Case Study: Use of Geopolymers to Evaluate the Swell-Shrink Behavior of Native Clay in North Texas
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© 2019 American Society of Civil Engineers. This paper presents the results of a study conducted on expansive soil using alumino-silicate binders known as geopolymers. As part of the study, an experimental program was developed to characterize the native soil obtained from North Texas. A metakaolin-based geopolymer was synthesized using potassium hydroxide as the alkali-activator. The soil was treated with a pre-determined dosage of geopolymer and tested for swell-shrink behavior, using one-dimensional swell, and linear shrinkage bar tests. Results show significant reduction in swelling, shrinkage, and plasticity characteristics. These outcomes indicate that geopolymer stabilized materials are beneficial in mitigating volume-change behavior of expansive soils, and should be further evaluated as an effective soil stabilizer for the efficient design of sustainable and distress-free infrastructure for problematic soil conditions.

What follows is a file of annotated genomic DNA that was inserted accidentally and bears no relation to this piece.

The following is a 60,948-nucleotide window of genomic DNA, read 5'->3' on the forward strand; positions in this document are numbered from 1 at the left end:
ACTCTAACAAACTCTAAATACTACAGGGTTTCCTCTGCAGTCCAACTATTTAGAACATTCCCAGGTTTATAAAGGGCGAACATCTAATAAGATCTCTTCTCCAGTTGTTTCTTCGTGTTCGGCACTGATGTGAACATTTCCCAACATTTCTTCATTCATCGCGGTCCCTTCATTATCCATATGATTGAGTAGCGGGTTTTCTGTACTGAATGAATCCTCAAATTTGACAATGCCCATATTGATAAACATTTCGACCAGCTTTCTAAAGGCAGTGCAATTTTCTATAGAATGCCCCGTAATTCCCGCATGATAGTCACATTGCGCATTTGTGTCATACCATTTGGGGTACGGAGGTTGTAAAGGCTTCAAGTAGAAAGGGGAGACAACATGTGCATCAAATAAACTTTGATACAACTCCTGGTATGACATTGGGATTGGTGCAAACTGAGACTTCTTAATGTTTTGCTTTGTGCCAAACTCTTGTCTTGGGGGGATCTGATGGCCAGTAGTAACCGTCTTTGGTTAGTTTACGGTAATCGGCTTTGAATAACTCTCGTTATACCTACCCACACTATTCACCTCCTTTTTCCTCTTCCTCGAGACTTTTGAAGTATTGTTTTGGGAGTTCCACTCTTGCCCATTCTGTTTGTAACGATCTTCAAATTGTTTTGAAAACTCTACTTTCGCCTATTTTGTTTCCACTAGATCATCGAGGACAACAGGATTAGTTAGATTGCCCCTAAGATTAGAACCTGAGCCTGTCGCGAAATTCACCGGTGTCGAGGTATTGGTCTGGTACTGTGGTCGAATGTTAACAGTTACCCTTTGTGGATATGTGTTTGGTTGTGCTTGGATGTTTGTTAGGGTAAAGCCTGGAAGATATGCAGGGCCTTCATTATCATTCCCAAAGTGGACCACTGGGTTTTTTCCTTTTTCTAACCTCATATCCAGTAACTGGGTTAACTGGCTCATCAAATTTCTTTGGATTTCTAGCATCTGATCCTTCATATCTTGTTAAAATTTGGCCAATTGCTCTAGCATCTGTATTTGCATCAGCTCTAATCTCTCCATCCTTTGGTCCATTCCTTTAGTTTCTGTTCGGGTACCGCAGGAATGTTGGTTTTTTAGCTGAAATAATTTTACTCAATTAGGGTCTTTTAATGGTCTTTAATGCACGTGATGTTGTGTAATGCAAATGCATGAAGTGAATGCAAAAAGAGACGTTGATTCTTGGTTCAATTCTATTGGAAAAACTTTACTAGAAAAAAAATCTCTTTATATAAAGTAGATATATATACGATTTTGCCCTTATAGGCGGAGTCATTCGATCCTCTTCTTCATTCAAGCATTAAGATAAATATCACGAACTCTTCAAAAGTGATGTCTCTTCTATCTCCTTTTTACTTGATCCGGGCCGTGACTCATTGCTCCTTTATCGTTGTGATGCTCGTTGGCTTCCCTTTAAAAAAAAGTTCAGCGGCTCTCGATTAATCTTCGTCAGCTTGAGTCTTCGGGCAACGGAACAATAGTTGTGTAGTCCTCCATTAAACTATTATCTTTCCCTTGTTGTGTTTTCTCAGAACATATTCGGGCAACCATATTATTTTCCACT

author list (cited authors)
Samuel, R., Huang, O., Banerjee, A., Puppala, A., Das, J., & Radovic, M.